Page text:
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Chung-Hsiung Sui, Xiaofan Li, Ming-Jen Yang, and Hsiao-Ling Huang

Abstract

Precipitation efficiency is estimated based on vertically integrated budgets of water vapor and clouds using hourly data from both two-dimensional (2D) and three-dimensional (3D) cloud-resolving simulations. The 2D cloud-resolving model is forced by the vertical velocity derived from the Tropical Ocean Global Atmosphere Coupled Ocean–Atmosphere Response Experiment (TOGA COARE). The 3D cloud-resolving modeling is based on the fifth-generation Pennsylvania State University–National Center for Atmospheric Research (PSU–NCAR) Mesoscale Model (MM5) simulation of Typhoon Nari (in 2001). The analysis of the hourly moisture and cloud budgets of the 2D simulation shows that the total moisture source (surface evaporation and vertically integrated moisture convergence) is converted into hydrometeors through vapor condensation and deposition rates regardless of the area size where the average is taken. This leads to the conclusion that the large-scale and cloud-microphysics precipitation efficiencies are statistically equivalent. Results further show that convergence (divergence) of hydrometeors would make precipitation efficiency larger (smaller). The precipitation efficiency tends to be larger (even >100%) in light rain conditions as a result of hydrometeor convergence from the neighboring atmospheric columns. Analysis of the hourly moisture and cloud budgets of the 3D results from the simulation of a typhoon system with heavy rainfall generally supports that of 2D results from the simulation of the tropical convective system with moderate rainfall intensity.

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Chung-Hsiung Sui, Xiaofan Li, Michele M. Rienecker, Ka-Ming Lau, Istvan Laszlo, and Rachel T. Pinker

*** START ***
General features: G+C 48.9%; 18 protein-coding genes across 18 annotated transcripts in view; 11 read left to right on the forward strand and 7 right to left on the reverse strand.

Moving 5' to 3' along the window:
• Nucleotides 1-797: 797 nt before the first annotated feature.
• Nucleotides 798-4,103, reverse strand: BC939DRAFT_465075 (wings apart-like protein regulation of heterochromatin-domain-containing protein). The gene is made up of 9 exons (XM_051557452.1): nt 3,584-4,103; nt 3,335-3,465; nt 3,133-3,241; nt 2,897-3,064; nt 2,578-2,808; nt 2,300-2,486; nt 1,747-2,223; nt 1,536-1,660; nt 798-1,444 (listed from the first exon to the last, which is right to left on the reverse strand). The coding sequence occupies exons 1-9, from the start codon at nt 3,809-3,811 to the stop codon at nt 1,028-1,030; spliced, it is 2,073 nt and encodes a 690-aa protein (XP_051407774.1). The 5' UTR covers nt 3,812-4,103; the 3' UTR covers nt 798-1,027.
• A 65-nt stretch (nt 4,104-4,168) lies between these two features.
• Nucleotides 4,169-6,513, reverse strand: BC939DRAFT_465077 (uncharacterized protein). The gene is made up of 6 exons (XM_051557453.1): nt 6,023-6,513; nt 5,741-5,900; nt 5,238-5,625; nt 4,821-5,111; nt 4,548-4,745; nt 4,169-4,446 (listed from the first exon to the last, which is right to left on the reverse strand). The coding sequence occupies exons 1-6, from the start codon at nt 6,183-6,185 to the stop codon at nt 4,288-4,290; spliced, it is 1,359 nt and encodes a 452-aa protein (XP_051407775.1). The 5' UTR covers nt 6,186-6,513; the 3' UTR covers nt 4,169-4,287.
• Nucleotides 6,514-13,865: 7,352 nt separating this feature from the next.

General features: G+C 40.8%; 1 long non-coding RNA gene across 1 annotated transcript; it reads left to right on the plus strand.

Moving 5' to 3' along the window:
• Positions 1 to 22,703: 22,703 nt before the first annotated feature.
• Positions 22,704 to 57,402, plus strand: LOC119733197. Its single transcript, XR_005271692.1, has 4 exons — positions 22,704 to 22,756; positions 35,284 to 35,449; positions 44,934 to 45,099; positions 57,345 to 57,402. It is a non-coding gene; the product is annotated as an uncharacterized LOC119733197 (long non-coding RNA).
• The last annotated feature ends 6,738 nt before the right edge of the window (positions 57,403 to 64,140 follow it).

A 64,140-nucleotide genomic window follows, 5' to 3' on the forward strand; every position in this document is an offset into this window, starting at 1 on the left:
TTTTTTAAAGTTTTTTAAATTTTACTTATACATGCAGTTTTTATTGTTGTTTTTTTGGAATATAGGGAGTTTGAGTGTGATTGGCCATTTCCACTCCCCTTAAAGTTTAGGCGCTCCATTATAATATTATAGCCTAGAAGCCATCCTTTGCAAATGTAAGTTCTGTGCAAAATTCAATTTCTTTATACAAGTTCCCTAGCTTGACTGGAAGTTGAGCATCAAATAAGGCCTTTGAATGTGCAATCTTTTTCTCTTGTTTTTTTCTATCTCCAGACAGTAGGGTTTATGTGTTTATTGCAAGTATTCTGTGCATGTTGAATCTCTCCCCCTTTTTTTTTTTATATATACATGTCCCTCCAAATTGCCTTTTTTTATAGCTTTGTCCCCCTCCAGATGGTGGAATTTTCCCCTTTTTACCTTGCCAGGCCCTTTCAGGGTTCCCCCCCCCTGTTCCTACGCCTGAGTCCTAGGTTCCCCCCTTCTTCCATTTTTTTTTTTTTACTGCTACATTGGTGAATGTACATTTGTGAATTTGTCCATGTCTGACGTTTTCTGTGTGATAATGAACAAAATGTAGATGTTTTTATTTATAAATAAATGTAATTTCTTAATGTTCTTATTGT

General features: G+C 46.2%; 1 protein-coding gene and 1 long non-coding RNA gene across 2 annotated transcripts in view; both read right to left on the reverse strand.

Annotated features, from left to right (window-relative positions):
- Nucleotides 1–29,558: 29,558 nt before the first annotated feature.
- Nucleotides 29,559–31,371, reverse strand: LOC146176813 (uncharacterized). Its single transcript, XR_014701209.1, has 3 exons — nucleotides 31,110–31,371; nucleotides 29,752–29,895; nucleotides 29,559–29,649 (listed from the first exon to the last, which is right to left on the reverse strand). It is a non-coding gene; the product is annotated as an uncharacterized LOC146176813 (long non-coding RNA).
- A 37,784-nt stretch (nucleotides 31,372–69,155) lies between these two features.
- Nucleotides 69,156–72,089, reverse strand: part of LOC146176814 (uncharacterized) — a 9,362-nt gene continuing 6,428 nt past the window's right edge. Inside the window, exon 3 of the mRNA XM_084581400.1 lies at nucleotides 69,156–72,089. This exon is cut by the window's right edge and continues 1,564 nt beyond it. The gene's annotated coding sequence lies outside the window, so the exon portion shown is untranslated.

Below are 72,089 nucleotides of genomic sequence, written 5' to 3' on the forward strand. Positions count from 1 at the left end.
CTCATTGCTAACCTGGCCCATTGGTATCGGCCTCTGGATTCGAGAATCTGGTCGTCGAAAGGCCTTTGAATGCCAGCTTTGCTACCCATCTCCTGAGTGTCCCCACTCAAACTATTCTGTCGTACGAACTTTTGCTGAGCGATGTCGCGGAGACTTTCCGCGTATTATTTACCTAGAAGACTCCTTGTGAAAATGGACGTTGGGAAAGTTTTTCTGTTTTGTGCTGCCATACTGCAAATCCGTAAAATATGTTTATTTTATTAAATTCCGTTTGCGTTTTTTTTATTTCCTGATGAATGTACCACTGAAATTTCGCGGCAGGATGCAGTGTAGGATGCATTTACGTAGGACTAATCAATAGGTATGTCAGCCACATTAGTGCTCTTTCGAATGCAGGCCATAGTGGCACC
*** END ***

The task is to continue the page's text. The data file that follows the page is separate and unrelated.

Abstract

The impacts of high-frequency surface forcing in the upper ocean over the equatorial Pacific are investigated using a nonlinear reduced-gravity isopycnal ocean circulation model forced by daily and monthly mean forcing. The simulated sea surface temperature (SST) in the daily forcing experiment is colder than that in the monthly forcing experiment near the equator. A mixed layer heat budget calculation shows that the net surface heat flux is primarily responsible for the SST difference in the western Pacific, while zonal advection accounts for the SST difference in the eastern Pacific where other budget terms are large but canceling each other. The daily forcing primarily enhances vertical mixing that reduces the vertical shear of the upper ocean. It also changes the net heat into the ocean through two contrasting processes: one is the increased surface latent heat loss induced by transient winds and the other is colder SST due to stronger mixing, which further reduces heat loss at the surface. As a result, the annual mean net surface heat flux into the ocean is reduced and the meridional thermal advection is weaker. The daily forcing also impacts the variation of the thermocline through a changing mixed layer depth so that the temperature in the simulation with the daily forcing is warmer around the thermocline.

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Xiping Zeng, Wei-Kuo Tao, Minghua Zhang, Arthur Y. Hou, Shaocheng Xie, Stephen Lang, Xiaowen Li, David O’C. Starr, Xiaofan Li, and Joanne Simpson

Abstract

A three-dimensional cloud-resolving model (CRM) with observed large-scale forcing is used to study how ice nuclei (IN) affect the net radiative flux at the top of the atmosphere (TOA). In all the numerical experiments carried out, the cloud ice content in the upper troposphere increases with IN number concentration via the Bergeron process. As a result, the upward solar flux at the TOA increases whereas the infrared one decreases. Because of the opposite response of the two fluxes to IN concentration, the sensitivity of the net radiative flux at the TOA to IN concentration varies from one case to another.

Six tropical and three midlatitudinal field campaigns provide data to model the effect of IN on radiation in different latitudes. Classifying the CRM simulations into tropical and midlatitudinal and then comparing the two types reveals that the indirect effect of IN on radiation is greater in the middle latitudes than in the tropics. Furthermore, comparisons between model results and observations suggest that observational IN data are necessary to evaluate long-term CRM simulations.

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